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Herzy

I've been thinking...

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So, as the title says, I've been thinking about black holes and how they might react to each other if they were to encounter one another.

Gravity causes tidal force, which means if you were to fall into a black hole (feet-first) your feet would feel more gravity then your head. That effect would be amplified when working with such great gravity that is a black hole and you would be stretched apart. 

A black hole is a black hole NOT because of its mass, but because of its density. Density is defined as mass/unit volume, which means if you add mass without increasing the unit volume a black hole will eventually form. The same logic applies in reverse, correct? If you were to increase the unit volume without increasing the mass the black hole would stop being a black hole, right?

Well, if that is true, then if you were to have two black holes close to each other the tidal forces would act on one-another untill they cease to be a black hole. The tidal forces would increase the unit volume, which will cause the gravity to not be great enough to be prevent light from escaping. When the moment happens, if it's possible, would it just be a massive explosion? So much energy and light had been captured by the black hole, so when it is released it should be very very violent.

There is some of my thinking, let me know if I went wrong somewhere. 

Man, space is cool.

Edited by Herzy
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When they merge, as per the LIGO detections, the mass is reduced but the loss is released as a gravity wave. Takes a lot of energy to get those gravity waves and it seems that the BH mass is the source - no idea of the mechanism. Think the first detection lost about 12 solar masses.

They merge more or less like 2 stars would merge, circle each other, get closer and closer then in they go to form one body.

Look up LIGO and Black Hole mergers, there are a few reasonable video models of such, the best I saw in a talk I cannot locate on the net. Whether correct or not there was a fair amount of distortion of space-time and not as you might expect.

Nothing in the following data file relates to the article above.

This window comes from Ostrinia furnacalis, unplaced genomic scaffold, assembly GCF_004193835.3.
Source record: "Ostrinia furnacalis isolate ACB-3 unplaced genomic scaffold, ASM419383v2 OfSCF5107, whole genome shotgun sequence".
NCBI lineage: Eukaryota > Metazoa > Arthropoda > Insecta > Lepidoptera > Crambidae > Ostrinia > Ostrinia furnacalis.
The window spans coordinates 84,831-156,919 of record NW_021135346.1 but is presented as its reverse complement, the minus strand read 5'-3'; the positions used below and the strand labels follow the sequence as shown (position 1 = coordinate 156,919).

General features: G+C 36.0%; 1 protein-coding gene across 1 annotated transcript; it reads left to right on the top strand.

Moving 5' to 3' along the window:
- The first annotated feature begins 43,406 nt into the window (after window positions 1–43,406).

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2 minutes ago, ronin said:

When they merge, as per the LIGO detections, the mass is reduced but the loss is released as a gravity wave.

So not so much loss as it were, but conversion from BH contents into gravitational waves ?

Does that mean that that's another way of extracting BH contents rather than just Hawking radiation ?

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33 minutes ago, ronin said:

When they merge, as per the LIGO detections, the mass is reduced but the loss is released as a gravity wave. Takes a lot of energy to get those gravity waves and it seems that the BH mass is the source - no idea of the mechanism. Think the first detection lost about 12 solar masses.

They merge more or less like 2 stars would merge, circle each other, get closer and closer then in they go to form one body.

Look up LIGO and Black Hole mergers, there are a few reasonable video models of such, the best I saw in a talk I cannot locate on the net. Whether correct or not there was a fair amount of distortion of space-time and not as you might expect.

Would tidal effects not increase the volume? I understand he LIGO data, but why wouldn't it stop being a black hole if the volume was increased but not the mass? You mentioned how some mass is lost in the process - that's even better. If both mass AND volume are decreasing the black hole should stop being a black hole, right?

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A black hole is made when a body's mass fits entirely within its event horizon. Once that happens, nothing can stop it continuing to shrink.

So the two black holes only need to get closer together than the diameter of their theoretical combined event horizon before they're destined to become one black hole. If they are stretched, at least a portion of each BH will combine, and the mass of that would probably draw back any mass that didn't make it.

 

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3 hours ago, Herzy said:

 

Gravity causes tidal force, which means if you were to fall into a black hole (feet-first) your feet would feel more gravity then your head. That effect would be amplified when working with such great gravity that is a black hole and you would be stretched apart. 

Man, space is cool.

You could fall into a supermassive black hole without coming to any immediate harm whatsoever. If however you were to fall feet first into a stellar-remnant sized black hole then you also wouldn't feel a thing but for a very different reason. In the latter case, the tidal forces would increase at such a rate that you would be ripped apart so quickly that there wouldn't be time enough for the nerve impulses from your feet to reach your brain!